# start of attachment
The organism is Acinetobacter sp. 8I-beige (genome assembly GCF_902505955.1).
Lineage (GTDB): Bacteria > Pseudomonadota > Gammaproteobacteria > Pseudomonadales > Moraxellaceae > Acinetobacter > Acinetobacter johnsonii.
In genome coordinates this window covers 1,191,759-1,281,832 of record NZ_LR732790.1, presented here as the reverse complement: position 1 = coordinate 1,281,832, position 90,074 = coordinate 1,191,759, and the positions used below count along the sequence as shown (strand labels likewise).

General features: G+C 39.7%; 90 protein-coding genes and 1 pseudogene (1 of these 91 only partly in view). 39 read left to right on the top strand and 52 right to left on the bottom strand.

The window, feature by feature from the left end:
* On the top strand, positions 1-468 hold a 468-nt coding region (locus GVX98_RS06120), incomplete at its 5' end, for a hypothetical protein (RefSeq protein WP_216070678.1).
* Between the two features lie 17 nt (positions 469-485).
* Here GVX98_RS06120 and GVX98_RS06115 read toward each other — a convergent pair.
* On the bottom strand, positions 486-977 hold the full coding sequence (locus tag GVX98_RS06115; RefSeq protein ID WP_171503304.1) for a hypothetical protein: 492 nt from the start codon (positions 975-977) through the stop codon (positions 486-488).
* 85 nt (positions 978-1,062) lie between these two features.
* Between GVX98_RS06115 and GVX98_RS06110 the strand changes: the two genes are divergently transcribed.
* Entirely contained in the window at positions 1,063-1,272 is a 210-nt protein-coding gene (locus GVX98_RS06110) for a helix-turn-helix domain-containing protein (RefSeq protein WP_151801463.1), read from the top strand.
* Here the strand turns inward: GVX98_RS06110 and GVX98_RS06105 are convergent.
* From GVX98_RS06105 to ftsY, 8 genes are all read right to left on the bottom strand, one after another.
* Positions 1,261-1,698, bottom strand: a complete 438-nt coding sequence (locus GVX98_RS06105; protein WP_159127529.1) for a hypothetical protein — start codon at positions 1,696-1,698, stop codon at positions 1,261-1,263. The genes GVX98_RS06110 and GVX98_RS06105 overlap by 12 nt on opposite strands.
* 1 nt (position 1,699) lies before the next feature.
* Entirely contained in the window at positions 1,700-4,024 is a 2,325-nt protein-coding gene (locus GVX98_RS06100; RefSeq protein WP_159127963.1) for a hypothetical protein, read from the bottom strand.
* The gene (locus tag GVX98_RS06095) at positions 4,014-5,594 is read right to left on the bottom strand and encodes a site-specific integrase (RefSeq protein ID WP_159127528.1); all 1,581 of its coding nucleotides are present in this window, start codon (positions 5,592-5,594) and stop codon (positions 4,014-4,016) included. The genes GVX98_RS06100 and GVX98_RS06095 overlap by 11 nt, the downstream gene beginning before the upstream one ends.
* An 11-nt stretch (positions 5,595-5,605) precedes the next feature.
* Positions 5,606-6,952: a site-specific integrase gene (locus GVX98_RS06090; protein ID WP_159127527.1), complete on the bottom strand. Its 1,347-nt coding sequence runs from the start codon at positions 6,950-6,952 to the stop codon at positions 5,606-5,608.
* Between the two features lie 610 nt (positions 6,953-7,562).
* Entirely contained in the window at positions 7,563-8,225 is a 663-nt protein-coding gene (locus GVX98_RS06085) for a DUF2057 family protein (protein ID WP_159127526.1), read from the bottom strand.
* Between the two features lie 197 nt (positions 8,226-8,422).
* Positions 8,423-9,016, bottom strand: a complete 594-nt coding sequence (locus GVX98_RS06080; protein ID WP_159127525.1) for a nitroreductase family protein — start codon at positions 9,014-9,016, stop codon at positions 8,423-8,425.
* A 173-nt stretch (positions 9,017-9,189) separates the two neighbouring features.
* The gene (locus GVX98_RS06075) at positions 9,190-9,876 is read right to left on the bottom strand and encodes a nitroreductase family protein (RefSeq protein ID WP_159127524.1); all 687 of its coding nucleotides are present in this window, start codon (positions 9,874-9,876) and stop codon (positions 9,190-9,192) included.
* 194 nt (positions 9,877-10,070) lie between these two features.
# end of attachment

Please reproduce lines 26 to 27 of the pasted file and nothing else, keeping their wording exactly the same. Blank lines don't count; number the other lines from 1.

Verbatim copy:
* The gene (locus GVX98_RS06075) at positions 9,190-9,876 is read right to left on the bottom strand and encodes a nitroreductase family protein (RefSeq protein ID WP_159127524.1); all 687 of its coding nucleotides are present in this window, start codon (positions 9,874-9,876) and stop codon (positions 9,190-9,192) included.
* 194 nt (positions 9,877-10,070) lie between these two features.